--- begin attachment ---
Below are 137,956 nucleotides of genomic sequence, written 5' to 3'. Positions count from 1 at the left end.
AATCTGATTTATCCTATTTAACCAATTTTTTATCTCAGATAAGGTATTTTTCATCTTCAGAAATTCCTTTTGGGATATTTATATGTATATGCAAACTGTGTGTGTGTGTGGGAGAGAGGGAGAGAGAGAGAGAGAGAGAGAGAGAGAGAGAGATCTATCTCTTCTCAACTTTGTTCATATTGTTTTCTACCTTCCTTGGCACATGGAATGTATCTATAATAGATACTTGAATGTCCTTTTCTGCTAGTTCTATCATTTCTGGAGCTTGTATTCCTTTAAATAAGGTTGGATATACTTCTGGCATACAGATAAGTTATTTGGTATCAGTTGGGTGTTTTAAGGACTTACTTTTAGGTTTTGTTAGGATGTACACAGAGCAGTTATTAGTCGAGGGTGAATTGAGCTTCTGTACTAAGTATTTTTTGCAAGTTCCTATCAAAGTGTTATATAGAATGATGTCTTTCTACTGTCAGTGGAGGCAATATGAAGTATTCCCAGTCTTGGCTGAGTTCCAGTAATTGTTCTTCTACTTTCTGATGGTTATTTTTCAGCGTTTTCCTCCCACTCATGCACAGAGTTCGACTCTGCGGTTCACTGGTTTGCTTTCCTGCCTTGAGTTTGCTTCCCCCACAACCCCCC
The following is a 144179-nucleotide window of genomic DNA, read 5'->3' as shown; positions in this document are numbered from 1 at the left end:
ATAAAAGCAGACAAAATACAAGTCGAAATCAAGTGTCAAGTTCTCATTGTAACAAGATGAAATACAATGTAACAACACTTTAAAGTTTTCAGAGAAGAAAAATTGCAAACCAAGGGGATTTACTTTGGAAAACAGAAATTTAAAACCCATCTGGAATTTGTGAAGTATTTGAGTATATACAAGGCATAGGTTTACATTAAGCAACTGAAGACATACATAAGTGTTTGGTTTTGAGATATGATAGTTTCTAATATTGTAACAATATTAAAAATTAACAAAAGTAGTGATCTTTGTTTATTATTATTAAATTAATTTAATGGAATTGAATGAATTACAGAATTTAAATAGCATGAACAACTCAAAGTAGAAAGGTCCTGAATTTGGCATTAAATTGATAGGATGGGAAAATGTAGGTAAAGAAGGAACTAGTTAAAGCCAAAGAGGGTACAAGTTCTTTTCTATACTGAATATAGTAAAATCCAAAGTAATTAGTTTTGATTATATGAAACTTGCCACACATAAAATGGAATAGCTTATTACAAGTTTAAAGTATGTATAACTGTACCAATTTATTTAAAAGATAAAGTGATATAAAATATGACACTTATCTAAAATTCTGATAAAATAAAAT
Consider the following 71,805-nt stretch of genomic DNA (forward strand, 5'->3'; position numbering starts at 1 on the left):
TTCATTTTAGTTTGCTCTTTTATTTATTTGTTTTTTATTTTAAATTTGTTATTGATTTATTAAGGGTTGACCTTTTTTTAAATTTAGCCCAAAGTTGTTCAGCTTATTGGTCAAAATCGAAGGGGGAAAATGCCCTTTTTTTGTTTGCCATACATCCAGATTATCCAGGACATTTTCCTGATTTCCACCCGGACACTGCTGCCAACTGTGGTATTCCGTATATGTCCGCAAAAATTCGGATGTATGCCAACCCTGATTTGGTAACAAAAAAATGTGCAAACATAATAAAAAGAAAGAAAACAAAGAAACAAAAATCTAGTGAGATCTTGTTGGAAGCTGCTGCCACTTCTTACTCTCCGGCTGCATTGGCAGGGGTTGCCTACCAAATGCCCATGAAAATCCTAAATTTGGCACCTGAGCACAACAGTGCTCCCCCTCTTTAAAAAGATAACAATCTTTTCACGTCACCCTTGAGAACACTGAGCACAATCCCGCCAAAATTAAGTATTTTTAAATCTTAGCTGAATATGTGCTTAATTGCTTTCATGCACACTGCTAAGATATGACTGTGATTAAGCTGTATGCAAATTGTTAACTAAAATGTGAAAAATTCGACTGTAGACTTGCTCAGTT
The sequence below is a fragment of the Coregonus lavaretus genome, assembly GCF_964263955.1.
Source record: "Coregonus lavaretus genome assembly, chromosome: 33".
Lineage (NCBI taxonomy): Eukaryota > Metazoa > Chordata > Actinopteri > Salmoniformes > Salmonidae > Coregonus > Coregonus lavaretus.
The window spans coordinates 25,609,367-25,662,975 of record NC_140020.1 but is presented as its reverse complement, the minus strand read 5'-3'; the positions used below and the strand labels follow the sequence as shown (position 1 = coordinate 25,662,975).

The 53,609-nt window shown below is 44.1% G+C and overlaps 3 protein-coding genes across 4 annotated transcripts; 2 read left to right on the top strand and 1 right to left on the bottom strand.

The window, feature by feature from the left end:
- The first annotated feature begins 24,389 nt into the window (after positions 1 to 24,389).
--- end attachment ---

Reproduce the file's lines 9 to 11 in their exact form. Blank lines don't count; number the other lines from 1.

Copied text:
Lineage (NCBI taxonomy): Eukaryota > Metazoa > Chordata > Actinopteri > Salmoniformes > Salmonidae > Coregonus > Coregonus lavaretus.
The window spans coordinates 25,609,367-25,662,975 of record NC_140020.1 but is presented as its reverse complement, the minus strand read 5'-3'; the positions used below and the strand labels follow the sequence as shown (position 1 = coordinate 25,662,975).

The 53,609-nt window shown below is 44.1% G+C and overlaps 3 protein-coding genes across 4 annotated transcripts; 2 read left to right on the top strand and 1 right to left on the bottom strand.